Half an hour later, I watched with one dry, bloodshot eye as a grinning barman poured me a locally brewed cidra (cider) whilst the other got to work on locating the bathroom just in case I needed to pay an impromptu visit (I wasn’t cross-eyed). Nacho and his friend who’d joined us were evidently less effected, or just way more macho than I was, as they got started on a couple of Perucci Martinis. My cider was only a 250ml measure but lasted me a good hour.
As we chatted outside, Nacho suddenly nodded in the direction of a family standing to our left. They were speaking Basque. Weirdly, it more or less involved another mother telling off her children, though on the previous occasion I hadn’t managed to retain a lot of what I’d heard believe it or not. It was a lot clearer this time, though still an utter mystery.
Several remedial pintxos and photos of the world’s third largest Plaza de Toros later and I was headed back to the bus station, in the absolute pissing rain, feeling rather pleased with my brief but decidedly satisfying trip. Pamplona – minus all the fuss and bustle of San Fermín – is a city worth visiting any time of the year.
Have you been to Pamplona? Would you like to go? Do leave a comment!
The only thing I could be sure of before heading to País Vasco was that I was going to eat well; anybody I spoke to who had been before would probably have testified to it in a court of law had they been given the chance.
“Dios mio que suerte! La comida alli es increíble!” they would more or less say.
“Me traigas un pintxo vale?”
Hmm. Bring you one back? Wouldn’t a fancy tapa along Calle Navas suffice instead?
They were joking of course, but when I arrived at Bar Txalupa – my first Pintxo bar in San Sebastián – cold, sodden and starving, I quickly realised that such a request –whether it had been a joke or not –wasn’t so unreasonable after all. The overflowing dishes of elaborately concocted pintxos looked fit for a king. Choosing which I was going to devour first was a tough decision to take. Eventually though, I settled for the elegant jamón and goat’s cheese salad tostada and sweet tuna mayo-stuffed, red pepper. Both of them were practically inhaled at the cost of €2.50 each (without a drink included). A budget lunch in San Sebastián, it seemed, was not an easy thing to come by.
Next, my couchsurfing host, Luis – author of ‘Aquel Año Erasmus’ – led me to his personal favourite, Bar Juantxo, where the pintxos were apparently cheaper and just as appetising. We arrived and waded in through the jostling crowd. Beside the Spanish menu was one written in Euskera. ‘Time to flex my lingo skills’ I thought, ‘how hard can it be if it’s written in front of me?’ I gave it my best shot, and was met with first a smile, and then the translated version in Castellano. ‘Si’ I replied with a sigh. I’d managed my first proper Basque sentence but the fact that the barman had answered in Spanish irked me, just as it used to when Spanish people spoke to me in English when I was trying my hardest to spit out a sentence in Spanish. At least I knew I’d got it right.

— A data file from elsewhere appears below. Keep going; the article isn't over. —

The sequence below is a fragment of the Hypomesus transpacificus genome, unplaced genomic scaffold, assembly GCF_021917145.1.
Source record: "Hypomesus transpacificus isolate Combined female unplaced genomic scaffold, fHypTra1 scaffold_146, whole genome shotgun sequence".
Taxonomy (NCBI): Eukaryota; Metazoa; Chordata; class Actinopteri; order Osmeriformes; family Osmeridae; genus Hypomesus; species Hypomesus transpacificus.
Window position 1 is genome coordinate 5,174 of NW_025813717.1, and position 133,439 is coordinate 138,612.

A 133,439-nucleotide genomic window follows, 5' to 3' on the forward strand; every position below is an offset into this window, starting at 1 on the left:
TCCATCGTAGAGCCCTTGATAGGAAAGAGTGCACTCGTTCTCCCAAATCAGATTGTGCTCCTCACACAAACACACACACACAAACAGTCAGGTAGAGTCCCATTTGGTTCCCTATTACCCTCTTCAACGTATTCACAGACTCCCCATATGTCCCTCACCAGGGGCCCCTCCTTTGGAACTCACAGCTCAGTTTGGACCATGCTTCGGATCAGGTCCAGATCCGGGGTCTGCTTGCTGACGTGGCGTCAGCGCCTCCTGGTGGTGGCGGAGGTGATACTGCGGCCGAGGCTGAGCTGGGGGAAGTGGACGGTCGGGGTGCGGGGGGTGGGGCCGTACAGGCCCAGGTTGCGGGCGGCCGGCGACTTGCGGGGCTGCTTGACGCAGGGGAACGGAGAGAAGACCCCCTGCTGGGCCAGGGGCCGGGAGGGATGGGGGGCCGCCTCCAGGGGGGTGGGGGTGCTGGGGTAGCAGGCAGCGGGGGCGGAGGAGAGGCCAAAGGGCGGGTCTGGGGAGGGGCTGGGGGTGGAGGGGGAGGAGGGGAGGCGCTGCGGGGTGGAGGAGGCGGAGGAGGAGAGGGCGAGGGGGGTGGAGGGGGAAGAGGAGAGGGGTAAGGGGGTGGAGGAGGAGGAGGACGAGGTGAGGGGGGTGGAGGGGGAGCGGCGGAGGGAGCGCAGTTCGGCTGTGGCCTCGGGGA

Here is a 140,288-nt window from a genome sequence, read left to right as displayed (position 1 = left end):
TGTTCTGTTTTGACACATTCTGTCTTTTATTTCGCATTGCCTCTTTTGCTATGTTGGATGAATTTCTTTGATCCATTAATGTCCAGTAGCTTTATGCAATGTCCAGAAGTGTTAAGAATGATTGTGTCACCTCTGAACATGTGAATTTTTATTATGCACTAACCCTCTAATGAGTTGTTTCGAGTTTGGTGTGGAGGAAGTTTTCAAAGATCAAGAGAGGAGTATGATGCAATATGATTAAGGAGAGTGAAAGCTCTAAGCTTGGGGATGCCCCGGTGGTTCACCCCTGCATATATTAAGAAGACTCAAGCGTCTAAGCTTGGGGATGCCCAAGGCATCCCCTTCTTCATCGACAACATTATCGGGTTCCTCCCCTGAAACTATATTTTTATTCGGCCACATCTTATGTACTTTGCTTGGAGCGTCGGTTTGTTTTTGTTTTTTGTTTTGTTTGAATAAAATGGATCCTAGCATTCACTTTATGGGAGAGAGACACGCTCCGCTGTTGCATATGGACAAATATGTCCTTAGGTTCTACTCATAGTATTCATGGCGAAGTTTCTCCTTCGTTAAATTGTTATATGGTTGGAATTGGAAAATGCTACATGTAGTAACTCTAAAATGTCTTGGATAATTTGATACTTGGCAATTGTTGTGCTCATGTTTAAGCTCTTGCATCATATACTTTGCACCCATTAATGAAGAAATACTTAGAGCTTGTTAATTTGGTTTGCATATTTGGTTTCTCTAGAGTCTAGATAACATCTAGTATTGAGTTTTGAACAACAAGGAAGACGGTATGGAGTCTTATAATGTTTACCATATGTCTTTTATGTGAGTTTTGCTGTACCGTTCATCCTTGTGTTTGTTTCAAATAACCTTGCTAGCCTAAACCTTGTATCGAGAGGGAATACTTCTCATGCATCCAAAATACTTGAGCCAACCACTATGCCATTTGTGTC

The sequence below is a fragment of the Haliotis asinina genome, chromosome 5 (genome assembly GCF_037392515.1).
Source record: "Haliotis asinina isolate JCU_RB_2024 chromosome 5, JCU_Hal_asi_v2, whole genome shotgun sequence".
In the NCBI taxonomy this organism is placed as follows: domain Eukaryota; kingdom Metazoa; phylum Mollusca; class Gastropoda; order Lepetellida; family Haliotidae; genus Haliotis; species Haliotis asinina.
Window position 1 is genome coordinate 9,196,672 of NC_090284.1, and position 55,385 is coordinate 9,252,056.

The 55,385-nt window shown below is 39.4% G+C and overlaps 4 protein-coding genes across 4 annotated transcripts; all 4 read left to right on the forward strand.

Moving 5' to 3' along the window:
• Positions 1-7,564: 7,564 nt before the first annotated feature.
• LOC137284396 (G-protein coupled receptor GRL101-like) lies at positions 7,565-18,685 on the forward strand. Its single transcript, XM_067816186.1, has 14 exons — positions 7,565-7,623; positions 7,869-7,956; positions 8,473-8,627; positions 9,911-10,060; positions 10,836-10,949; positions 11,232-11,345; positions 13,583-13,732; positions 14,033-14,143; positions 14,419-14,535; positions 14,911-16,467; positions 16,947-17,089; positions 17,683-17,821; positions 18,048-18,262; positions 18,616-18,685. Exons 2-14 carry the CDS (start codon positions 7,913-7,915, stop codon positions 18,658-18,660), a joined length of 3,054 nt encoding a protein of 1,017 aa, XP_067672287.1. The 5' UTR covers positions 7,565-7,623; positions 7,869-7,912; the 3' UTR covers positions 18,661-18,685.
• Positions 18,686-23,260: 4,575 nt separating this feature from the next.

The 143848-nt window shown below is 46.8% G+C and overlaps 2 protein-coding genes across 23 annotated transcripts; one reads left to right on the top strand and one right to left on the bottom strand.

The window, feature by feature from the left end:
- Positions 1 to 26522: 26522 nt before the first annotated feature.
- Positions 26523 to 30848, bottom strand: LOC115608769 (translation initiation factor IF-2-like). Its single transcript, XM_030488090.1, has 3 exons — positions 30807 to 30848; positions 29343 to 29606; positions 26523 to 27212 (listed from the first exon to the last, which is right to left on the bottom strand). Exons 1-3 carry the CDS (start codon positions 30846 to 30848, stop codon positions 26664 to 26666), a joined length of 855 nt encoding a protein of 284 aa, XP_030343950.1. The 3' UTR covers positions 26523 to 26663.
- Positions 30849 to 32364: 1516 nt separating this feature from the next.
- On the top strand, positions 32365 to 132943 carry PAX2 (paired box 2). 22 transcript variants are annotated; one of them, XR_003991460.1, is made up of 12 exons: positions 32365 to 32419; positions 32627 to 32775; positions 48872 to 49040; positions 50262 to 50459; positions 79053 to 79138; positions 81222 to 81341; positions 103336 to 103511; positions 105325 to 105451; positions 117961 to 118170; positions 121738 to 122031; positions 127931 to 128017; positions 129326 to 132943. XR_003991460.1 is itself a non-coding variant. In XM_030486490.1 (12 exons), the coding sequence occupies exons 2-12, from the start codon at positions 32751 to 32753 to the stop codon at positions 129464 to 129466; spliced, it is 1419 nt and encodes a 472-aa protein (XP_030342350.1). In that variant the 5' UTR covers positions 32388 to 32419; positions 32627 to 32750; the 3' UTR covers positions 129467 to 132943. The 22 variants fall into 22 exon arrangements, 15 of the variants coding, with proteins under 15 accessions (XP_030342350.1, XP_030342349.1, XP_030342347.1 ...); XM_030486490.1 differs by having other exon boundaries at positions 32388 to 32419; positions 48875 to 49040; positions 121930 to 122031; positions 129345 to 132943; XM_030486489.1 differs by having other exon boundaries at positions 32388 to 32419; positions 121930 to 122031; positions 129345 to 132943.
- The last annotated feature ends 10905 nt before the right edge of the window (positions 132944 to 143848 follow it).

The food was just as gratifying as Luis had promised, and cost just €2 a pintxo, and €3 for a larger bocadillo. I went for a pork and pepper baguette and another wedge of ham-topped tortilla. The highlight though, was hearing Euskera spoken properly for the first time. It came from a family sitting to our left, and largely involved a mother scolding her children for chasing each other around the room. I wouldn’t have known if Luis hadn’t pointed it out. When I tuned in, it honestly sounded as though it could have been any foreign language; I couldn’t relate in any way whatsoever, except for that it seemed to have the same rhythm as Castellano. That’s when it hit me that I could have already heard Euskera on numerous occasions in Bilbao but had simply failed to realise it. Mierda.
Pintxod out, I spent the rest of the afternoon making hay while the sun still shone. Unfortunately, a broad layer of dreary, txirimiri (basque for ‘drizzle’) tipping clouds later choked most of that sunshine out, leaving me somewhat underwhelmed by my environs. Next day, however, it opened up a bit, and in between yet more pintxos, I spent the afternoon wandering San Sebastián’s parte vieja and unhurriedly climbing the littoral, castle-topped Monte Urgull, which overlooks the city and offers sweeping views. The sky at the mount’s summit was still overcast, but nevertheless provided a brilliant, spooky sort of backdrop to the small island of Santa Clara, which lies just 700m from the curved Playa de la Concha.
La Parte Vieja (The Old Town)
Views from Monte Urgull